Lesser known than coral reefs, marine seagrass ecosystems are rich in biodiversity and are powerhouses when it comes to sequestering carbon dioxide. Yet, much remains unknown about the ecology of seagrass beds, including detailed information on how seagrass spread their seeds and colonize new area. Now a recent study in Marine Ecology Progress Series documents that several species of marine animal are key to dispersing seagrass, overturning the assumption that seagrass was largely dispersed by abiotic methods (such as wind and waves).
“Traditional thinking is that eelgrass disperses by abiotic mechanisms such as floating seeds, floating reproductive shoots, or currents pushing seeds along the seafloor,” explains lead author Sarah Sumoski with the Virginia Institute of Marine Science. “Our study shows that eelgrass seeds can also be dispersed through consumption and excretion by fish, terrapins, and birds—providing a means to bring seeds to isolated areas.”
The researchers studied eelgrass (Zostera marina), a type of seagrass, in the Chesapeake Bay in the eastern U.S. Feeding nearly two thousand eelgrass seeds to five species—including three fish, one turtle, and one seabird—the researchers found that the seeds survived the passage through the animal’s guts and germinated successfully. But survival isn’t the only important thing to a plant: distance also matters. If a plant species is to colonize new areas it will need to ensure its seeds can go far.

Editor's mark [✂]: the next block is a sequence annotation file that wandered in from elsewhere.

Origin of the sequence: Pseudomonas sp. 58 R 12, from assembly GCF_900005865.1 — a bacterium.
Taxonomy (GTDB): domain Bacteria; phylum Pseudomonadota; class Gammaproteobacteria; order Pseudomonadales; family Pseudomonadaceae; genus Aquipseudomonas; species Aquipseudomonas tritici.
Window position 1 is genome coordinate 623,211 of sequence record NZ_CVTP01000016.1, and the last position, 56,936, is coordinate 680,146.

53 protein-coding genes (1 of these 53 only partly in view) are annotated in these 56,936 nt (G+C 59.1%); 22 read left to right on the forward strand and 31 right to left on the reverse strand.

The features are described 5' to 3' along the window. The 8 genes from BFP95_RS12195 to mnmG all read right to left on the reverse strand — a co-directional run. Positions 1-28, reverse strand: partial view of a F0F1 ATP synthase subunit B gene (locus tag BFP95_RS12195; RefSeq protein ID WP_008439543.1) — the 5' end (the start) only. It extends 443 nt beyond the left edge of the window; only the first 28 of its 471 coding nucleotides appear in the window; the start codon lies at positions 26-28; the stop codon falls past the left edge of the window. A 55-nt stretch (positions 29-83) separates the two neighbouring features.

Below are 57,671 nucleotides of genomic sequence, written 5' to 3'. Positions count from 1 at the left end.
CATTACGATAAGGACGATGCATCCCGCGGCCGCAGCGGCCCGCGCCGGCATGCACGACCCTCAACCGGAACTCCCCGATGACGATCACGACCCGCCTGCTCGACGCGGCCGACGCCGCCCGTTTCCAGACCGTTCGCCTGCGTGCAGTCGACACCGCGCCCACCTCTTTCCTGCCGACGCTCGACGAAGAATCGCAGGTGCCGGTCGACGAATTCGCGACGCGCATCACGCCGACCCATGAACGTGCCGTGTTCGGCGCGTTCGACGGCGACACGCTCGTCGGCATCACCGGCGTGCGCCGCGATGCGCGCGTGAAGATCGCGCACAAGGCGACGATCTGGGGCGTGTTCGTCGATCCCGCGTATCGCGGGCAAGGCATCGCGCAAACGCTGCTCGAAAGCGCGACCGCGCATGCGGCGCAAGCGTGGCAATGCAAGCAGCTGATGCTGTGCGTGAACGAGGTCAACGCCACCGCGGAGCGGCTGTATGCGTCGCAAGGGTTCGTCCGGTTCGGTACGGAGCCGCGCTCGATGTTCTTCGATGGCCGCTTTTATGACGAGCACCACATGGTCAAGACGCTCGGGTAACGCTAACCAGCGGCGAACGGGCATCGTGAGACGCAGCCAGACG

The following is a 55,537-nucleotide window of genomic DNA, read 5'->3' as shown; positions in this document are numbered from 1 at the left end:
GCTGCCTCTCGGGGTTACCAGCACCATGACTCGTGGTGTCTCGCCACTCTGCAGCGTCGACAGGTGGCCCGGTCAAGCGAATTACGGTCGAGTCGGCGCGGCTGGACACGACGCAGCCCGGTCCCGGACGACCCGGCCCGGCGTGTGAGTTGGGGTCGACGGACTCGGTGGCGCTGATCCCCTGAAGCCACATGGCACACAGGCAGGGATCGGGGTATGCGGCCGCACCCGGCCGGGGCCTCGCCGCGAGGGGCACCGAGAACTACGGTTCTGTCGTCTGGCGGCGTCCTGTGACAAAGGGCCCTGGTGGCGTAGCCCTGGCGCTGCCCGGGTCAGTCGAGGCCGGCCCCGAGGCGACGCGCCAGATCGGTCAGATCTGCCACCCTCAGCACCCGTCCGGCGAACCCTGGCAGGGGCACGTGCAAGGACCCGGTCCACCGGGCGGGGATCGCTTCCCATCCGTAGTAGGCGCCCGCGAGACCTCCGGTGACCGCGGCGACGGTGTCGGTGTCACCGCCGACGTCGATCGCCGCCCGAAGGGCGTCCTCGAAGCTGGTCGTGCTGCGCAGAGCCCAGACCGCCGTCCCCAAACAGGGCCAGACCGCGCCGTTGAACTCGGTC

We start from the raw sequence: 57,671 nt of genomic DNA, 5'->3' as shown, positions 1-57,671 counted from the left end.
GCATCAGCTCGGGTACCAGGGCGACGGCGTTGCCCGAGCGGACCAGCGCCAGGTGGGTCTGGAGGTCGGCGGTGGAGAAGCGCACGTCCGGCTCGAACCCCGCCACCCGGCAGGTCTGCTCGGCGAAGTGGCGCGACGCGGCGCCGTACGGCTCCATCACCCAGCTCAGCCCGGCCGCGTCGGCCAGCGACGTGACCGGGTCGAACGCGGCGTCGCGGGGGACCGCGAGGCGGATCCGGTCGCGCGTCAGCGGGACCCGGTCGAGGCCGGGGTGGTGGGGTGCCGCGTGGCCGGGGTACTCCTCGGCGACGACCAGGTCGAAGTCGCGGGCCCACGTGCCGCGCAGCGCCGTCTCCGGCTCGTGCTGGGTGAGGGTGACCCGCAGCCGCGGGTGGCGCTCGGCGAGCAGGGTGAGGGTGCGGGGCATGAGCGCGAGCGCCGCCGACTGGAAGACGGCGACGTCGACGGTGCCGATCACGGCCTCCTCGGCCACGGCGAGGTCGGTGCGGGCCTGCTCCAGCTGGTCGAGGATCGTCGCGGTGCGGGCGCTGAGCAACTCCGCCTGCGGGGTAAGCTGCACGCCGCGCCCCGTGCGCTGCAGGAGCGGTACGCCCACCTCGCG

Mangroves and seagrass, two hugely important marine ecosystems, in Indonesia. Photo by: Rhett A. Butler.
“We estimate that the fishes could disperse eelgrass seeds 10s to 100s of meters, while the maximum dispersal distance for terrapins is around 1,500 meters, or about a mile. The scaup [seabird] was the champ, with a maximum dispersal distance of more than 10 miles,” explains Sumoski.
While dispersal by winds and currents are also likely important, Sumoksi says that seagrass seeds dispersed by animals may have a better chance for survival.
“[Animals] prefer to live under the conditions that favor seagrass growth and thus will tend to carry seeds to areas where they’ll germinate. Wind and currents can easily disperse seeds into areas unsuitable for seagrass growth.”
A study last year found that the world’s seagrass beds stored around 20 million metric tons of carbon, even though the ecosystems covered just 0.2 percent of the Earth. Compared to forests, seagrass ecosystems were capable of storing more than twice as much carbon per square kilometer. Yet these ecosystems are hugely imperiled by dredging, coastal development, and poor water quality. Already nearly a third of the world’s seagrass ecosystems have been lost, though restoration is possible in many cases.